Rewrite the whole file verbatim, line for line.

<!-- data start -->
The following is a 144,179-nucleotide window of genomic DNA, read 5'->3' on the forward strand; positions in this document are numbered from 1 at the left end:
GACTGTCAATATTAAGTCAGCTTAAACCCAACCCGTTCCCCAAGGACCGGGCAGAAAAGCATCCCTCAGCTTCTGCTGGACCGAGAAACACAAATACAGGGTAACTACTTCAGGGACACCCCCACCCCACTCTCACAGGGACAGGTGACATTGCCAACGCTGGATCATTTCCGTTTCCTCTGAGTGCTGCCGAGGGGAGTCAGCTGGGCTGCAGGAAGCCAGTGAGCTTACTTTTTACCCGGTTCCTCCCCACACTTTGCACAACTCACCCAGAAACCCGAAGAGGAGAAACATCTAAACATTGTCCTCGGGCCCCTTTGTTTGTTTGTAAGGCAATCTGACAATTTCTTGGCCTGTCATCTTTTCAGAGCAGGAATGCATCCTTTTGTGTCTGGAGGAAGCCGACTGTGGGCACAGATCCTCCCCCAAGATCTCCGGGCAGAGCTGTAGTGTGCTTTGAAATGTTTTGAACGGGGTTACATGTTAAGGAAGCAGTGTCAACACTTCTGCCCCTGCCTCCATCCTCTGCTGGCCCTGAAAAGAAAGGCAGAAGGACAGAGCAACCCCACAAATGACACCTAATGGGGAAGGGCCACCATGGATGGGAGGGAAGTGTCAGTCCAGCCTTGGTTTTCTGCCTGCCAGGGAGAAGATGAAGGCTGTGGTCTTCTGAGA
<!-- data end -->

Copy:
The following is a 144,179-nucleotide window of genomic DNA, read 5'->3' on the forward strand; positions in this document are numbered from 1 at the left end:
GACTGTCAATATTAAGTCAGCTTAAACCCAACCCGTTCCCCAAGGACCGGGCAGAAAAGCATCCCTCAGCTTCTGCTGGACCGAGAAACACAAATACAGGGTAACTACTTCAGGGACACCCCCACCCCACTCTCACAGGGACAGGTGACATTGCCAACGCTGGATCATTTCCGTTTCCTCTGAGTGCTGCCGAGGGGAGTCAGCTGGGCTGCAGGAAGCCAGTGAGCTTACTTTTTACCCGGTTCCTCCCCACACTTTGCACAACTCACCCAGAAACCCGAAGAGGAGAAACATCTAAACATTGTCCTCGGGCCCCTTTGTTTGTTTGTAAGGCAATCTGACAATTTCTTGGCCTGTCATCTTTTCAGAGCAGGAATGCATCCTTTTGTGTCTGGAGGAAGCCGACTGTGGGCACAGATCCTCCCCCAAGATCTCCGGGCAGAGCTGTAGTGTGCTTTGAAATGTTTTGAACGGGGTTACATGTTAAGGAAGCAGTGTCAACACTTCTGCCCCTGCCTCCATCCTCTGCTGGCCCTGAAAAGAAAGGCAGAAGGACAGAGCAACCCCACAAATGACACCTAATGGGGAAGGGCCACCATGGATGGGAGGGAAGTGTCAGTCCAGCCTTGGTTTTCTGCCTGCCAGGGAGAAGATGAAGGCTGTGGTCTTCTGAGA